Thursday, July 30, 2015

The Blood Countess by Andrei Codrescu

Rating: NA
Obtained from: Netgalley
Read: July 30, 2015

A Hungarian-American journalist confronts the beauty and terror of his aristocratic heritage in this suspenseful chronicle of murder and eroticism. Turmoil reigns in post-Soviet Hungary when journalist Drake Bathory-Kereshtur returns from America to grapple with his family history. He's haunted by the legacy of his ancestor, the notorious sixteenth-century Countess Elizabeth Bathory, who is said to have murdered more than 650 young virgins and bathed in their blood to preserve her youth. Interweaving past and present, The Blood Countess tells the stories of Elizabeth's debauched and murderous reign and Drake's fascination with the eternal clashes of faith and power, violence and beauty. Codrescu traces the captivating origins of the countess's obsessions in tandem with the emerging political fervor of the reporter, building the narratives into an unforgettable, bloody crescendo. Taut and intense, The Blood Countess is a riveting novel that deftly straddles the genres of historical fiction, thriller, horror, and family drama.

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Countess Elizabeth Bathory
No. Just, no.

I’m tempted to leave my thoughts on Andrei Codrescu’s The Blood Countess at that, but I think my fellow readers deserve an explanation. That said, I want to be very clear that I did not finish this book. I made it through 45% of the narrative and bailed. I did not bother skimming through to the end as there seemed no point in subjecting myself to material I found both salacious and repugnant. I’d award a single star to the portion I completed, but as I did not finish the book I’ve chosen to leave this review unrated.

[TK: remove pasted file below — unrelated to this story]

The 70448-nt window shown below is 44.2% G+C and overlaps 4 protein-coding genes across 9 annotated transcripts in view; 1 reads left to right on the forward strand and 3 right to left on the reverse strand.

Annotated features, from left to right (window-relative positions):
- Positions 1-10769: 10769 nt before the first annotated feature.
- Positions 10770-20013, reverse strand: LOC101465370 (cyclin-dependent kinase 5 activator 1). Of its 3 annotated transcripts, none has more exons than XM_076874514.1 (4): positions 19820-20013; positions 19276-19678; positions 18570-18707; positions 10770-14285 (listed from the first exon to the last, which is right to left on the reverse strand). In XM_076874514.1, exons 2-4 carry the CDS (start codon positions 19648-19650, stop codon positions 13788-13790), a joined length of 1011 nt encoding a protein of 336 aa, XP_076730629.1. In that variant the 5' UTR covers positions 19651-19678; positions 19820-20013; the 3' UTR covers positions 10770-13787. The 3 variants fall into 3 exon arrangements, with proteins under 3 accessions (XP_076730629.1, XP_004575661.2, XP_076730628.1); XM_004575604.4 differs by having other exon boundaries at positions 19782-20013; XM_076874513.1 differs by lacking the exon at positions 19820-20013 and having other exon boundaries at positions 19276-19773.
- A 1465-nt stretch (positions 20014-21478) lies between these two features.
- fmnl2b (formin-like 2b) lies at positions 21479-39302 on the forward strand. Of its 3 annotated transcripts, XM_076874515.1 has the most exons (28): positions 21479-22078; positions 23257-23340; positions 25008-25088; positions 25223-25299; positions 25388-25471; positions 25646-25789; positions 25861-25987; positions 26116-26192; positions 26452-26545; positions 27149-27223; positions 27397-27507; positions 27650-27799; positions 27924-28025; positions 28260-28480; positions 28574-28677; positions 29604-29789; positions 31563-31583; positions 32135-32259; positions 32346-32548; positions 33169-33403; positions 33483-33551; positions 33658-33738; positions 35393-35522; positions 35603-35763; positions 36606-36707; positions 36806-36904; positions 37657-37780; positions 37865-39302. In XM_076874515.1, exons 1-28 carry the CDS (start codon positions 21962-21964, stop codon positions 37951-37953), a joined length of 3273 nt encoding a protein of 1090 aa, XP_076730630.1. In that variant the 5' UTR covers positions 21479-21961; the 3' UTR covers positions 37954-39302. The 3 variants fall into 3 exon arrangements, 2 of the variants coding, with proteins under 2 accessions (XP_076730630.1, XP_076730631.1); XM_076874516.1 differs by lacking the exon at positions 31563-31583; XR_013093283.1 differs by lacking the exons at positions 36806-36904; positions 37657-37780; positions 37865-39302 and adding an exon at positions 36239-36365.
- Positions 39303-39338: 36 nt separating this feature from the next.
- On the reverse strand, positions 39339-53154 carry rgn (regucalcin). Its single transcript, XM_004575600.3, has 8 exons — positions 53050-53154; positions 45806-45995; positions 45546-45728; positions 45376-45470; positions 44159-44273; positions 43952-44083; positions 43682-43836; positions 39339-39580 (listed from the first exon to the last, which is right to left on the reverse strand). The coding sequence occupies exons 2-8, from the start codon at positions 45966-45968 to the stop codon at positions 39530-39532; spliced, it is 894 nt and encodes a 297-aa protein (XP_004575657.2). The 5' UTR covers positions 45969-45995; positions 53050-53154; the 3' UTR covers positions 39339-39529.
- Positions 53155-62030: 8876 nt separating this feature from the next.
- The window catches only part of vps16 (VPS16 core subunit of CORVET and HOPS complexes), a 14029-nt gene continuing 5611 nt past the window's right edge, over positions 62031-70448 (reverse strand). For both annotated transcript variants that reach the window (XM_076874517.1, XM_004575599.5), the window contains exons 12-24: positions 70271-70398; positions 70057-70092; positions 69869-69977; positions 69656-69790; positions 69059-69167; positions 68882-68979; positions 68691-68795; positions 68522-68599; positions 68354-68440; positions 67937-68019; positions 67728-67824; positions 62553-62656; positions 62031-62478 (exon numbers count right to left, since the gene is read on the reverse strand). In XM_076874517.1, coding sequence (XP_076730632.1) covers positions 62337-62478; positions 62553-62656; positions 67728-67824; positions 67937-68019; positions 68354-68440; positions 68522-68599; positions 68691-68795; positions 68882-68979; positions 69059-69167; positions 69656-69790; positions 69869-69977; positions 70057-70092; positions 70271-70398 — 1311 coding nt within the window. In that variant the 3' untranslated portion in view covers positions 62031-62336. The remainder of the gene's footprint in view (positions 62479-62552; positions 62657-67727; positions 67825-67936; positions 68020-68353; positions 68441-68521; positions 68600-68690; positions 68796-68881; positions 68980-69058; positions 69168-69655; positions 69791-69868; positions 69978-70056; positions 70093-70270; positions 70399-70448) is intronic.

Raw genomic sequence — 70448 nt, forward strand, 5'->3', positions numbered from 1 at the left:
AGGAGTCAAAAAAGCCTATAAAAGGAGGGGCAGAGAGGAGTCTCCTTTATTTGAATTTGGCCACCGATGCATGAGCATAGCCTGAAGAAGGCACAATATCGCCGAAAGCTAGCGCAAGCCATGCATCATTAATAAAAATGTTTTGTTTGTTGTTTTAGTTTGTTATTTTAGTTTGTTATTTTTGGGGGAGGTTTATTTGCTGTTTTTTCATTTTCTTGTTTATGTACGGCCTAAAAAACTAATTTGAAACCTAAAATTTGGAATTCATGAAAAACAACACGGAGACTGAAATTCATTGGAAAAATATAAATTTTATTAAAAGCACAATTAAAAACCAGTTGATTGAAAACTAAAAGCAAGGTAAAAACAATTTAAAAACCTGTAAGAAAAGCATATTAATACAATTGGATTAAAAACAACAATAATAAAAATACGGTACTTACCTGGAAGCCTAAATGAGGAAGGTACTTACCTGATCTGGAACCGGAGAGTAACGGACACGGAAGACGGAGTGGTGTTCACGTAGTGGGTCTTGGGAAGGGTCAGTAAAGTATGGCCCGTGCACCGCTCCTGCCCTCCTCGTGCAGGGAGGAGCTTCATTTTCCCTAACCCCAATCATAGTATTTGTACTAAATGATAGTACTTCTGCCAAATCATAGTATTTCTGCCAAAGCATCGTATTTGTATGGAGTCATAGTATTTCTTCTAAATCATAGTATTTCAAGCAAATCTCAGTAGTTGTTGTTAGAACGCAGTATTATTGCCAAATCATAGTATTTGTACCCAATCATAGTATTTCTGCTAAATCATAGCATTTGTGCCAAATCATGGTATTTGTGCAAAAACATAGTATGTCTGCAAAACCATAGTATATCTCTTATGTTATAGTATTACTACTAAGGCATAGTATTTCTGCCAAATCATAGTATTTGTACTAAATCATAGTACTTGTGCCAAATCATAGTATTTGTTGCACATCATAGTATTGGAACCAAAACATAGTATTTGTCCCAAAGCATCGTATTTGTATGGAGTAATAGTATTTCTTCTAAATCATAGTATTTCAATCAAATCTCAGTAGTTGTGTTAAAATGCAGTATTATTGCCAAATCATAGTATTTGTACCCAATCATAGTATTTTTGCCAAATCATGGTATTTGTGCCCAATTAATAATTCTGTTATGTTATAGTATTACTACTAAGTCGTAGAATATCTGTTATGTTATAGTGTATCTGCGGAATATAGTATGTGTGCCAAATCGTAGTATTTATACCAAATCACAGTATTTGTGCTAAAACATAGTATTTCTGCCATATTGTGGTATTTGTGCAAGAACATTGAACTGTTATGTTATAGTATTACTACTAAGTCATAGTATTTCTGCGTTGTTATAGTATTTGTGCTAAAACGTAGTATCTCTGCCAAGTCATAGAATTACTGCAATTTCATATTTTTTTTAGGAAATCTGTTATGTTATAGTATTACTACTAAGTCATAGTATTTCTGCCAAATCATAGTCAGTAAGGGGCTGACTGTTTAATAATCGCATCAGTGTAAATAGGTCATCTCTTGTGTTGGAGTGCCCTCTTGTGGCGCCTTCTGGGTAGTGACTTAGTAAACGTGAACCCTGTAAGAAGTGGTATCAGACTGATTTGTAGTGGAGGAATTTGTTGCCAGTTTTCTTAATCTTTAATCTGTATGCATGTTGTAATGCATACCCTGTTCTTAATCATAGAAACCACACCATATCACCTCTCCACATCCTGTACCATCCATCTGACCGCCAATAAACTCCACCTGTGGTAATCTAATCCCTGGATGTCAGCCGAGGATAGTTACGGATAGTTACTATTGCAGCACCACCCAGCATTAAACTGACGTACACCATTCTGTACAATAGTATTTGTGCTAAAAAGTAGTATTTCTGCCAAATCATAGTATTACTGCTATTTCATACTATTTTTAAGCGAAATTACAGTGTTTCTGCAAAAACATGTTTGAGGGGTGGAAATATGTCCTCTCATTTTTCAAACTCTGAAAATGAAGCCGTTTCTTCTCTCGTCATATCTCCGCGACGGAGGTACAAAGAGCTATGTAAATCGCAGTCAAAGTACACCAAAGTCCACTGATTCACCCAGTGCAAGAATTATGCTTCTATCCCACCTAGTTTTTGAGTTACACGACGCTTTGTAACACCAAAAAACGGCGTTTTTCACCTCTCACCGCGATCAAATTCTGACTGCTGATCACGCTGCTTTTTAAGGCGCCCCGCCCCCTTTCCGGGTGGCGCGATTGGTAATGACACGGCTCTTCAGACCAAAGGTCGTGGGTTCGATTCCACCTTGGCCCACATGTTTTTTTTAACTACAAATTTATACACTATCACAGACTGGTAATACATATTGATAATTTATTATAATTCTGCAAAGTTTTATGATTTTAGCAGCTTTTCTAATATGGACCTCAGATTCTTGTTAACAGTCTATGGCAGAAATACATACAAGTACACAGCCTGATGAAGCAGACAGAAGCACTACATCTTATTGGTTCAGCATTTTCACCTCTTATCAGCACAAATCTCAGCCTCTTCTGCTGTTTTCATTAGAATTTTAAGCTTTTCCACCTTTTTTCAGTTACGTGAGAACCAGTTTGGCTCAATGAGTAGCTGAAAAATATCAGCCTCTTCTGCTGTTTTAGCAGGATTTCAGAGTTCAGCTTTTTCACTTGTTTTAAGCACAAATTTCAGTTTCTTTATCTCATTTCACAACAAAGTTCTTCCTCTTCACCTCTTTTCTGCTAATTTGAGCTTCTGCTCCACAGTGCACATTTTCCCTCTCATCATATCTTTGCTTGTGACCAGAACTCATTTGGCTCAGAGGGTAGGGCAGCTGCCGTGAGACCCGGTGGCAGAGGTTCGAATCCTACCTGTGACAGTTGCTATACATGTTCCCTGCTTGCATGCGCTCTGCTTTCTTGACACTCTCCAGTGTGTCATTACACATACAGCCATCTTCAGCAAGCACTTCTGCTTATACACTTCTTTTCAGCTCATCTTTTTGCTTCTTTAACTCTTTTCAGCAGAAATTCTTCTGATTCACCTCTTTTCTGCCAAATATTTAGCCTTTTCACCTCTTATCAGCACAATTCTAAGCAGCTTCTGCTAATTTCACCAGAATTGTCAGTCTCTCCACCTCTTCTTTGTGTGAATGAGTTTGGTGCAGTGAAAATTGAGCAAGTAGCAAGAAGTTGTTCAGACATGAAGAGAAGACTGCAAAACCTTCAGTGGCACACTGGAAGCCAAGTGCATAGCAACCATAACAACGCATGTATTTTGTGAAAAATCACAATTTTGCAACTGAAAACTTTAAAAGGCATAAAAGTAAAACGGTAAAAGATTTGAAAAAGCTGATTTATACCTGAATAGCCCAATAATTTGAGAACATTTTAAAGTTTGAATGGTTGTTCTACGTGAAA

I am familiar with Elizabeth Bathory, but my objections to the material within these pages have nothing to do with blood baths and dead virgins. I don’t know how the author utilized the material later on, but the obscene sexual nature of the chapters I did experience didn’t sit well with me. Drake’s climax in the iron maiden was uncomfortable, Elizabeth’s hands on approach to Johannes’ encounter with the gypsy disturbed me, and don’t get me started on the harlequin doll. I’ll give Codrescu the benefit of the doubt and assume the material was meant to elicit the response it did, but the depravity he depicted went too far and I lost any and all interest in the story he was trying to tell. 

Speaking of story, I felt the contemporary elements of the piece should have been scrapped altogether. I didn’t care a whit for Drake or his experience. These sections were tediously slow and dominated by exposition better suited to nonfiction. I will note the religious elements of Elizabeth’s story arc were interesting, but Codrescu’s narrative is so drawn out that the ideas felt fractured and incoherent. 

The description claims the novel unforgettable and for once I honestly agree with the sales pitch. The Blood Countess is unforgettable, but for all the wrong reasons. Not for me and not something I could possibly recommend.


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Elizabeth Bathory was a powerful woman in a time of powerful women. She was a contemporary of Queen Elizabeth. Educated in the highest traditions of the late Renaissance, she was the absolute ruler of her domains, which were situated at the center of Christian Europe. If it was true that she tortured and killed, bathed in blood, and ate the flesh of young girls, these charges had to be carefully considered by those who would judge her.
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